In honor of Quilt National 2009 opening soon, I finally wrote the book review for QN 2007 from Lark Books.
Quilt National 2007: The Best of Contemporary Quilts by Lark Books
rating: 2 of 5 stars
I have to admit that I have a love-hate relationship with Quilt National. I love the idea. I often intensely dislike the quilts the jurors choose.
In this year’s work, I love the photos, but, in general, my initial reaction was that the quilts look the same: lots of squares intersected with a square or another piece of fabric. I felt like I was judging the book too harshly, so to be fair, I went back and read the entire book and scrutinized each quilt and thought about them.
The jurors, Tim Harding, Robin Treen and Paul Nadelstern (whose work I greatly admire), seemed not to be as motivated by notions of beauty or status as they were intrigued by the possibilities of transformation.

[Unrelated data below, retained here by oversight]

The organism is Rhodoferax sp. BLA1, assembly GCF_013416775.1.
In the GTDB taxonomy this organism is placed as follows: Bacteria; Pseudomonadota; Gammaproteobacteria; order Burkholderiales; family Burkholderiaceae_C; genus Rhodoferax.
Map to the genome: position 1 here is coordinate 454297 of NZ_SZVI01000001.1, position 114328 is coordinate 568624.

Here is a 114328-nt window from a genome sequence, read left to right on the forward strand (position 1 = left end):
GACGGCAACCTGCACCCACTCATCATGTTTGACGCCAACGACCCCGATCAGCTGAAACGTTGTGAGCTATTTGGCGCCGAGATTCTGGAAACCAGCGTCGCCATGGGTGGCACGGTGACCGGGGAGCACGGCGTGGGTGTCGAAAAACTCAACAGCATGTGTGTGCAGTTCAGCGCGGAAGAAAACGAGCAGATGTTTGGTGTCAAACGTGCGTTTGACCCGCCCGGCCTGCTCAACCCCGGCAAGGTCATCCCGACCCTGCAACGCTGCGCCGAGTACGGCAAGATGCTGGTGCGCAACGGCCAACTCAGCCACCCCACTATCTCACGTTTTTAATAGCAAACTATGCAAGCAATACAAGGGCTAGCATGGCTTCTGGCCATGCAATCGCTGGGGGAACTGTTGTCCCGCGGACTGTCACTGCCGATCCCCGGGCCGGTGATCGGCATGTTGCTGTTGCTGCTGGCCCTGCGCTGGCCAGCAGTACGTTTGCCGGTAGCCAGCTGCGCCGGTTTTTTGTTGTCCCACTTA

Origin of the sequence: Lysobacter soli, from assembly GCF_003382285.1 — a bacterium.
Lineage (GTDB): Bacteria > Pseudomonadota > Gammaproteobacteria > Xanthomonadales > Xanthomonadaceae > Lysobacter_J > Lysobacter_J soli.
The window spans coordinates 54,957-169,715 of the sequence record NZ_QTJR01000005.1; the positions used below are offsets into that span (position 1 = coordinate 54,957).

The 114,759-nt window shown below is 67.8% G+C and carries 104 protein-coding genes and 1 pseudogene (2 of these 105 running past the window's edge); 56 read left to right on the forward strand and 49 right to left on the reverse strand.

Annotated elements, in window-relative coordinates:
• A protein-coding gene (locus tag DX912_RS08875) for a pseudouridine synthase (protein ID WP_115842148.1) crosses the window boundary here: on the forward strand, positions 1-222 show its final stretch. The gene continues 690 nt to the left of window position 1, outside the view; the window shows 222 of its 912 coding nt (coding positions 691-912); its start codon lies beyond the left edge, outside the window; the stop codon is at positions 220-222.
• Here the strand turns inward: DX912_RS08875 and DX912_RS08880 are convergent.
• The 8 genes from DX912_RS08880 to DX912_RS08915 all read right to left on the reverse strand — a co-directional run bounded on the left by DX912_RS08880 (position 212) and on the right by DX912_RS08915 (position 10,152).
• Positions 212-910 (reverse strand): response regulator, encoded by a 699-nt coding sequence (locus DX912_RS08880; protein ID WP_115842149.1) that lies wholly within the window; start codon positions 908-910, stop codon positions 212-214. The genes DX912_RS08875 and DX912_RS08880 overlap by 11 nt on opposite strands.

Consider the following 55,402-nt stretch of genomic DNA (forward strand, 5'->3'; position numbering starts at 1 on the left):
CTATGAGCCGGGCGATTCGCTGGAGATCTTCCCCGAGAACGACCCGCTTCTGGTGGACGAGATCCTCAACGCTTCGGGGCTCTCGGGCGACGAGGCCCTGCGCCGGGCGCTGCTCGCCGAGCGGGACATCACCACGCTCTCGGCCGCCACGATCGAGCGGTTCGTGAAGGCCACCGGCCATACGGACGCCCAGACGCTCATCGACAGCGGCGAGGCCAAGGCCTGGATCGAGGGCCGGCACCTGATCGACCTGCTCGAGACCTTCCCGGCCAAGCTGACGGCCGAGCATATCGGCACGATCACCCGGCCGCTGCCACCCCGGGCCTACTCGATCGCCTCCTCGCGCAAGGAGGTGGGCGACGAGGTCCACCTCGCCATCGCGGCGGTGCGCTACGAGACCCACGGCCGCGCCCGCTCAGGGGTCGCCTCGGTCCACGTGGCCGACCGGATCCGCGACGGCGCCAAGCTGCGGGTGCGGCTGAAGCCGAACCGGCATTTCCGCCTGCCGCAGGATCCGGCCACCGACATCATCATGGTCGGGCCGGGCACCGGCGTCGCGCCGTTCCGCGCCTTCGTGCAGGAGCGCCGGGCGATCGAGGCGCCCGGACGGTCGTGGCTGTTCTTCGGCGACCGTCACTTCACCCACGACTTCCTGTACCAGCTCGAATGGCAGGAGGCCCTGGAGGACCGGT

Nelda Warkentin’s quilt, Harmony, has a calming ocean-like feel to it. Part of her description/artist’s statement includes the words “quiet, flowing movements,” which I think describes the quilt very well.
Spring Cascade by Virginia Abrams reminds me of calming fences and certain motifs in my my quilt The Tarts Come to Tea. Next to Abrams’ quilt is Dress Circle by Thelma McGough, a black and white piece with umbrella reminiscent motifs. Although it is made up of photos, it retains its quilt-like quality.
Weeks Ringle also has a piece, Tankini, in this book. Hearing the name and looking at the piece don’t mesh instantly, but the concept comes together after a bit of gazing. I love his piece because of the simple lines and the fact that she uses commercial cottons in an innovative technique. It isn’t just the type of fabric she uses, though. The simplicity does not mean simplistic. I think that there is a lot to look at in this quilt.
I am not a fan of realistic faces made into quilts. They freak me out for some reason, but Kristin Tweed has created a successful quilt in #42 Big Head Series: The Gladiator. One successful part of the success of this quilt is the lack of quilting on the face.
There are some good designs in this book. Mostly they are simple, linear designs. There is more digital photography manipulated into blocks and quilts than I remember from the past.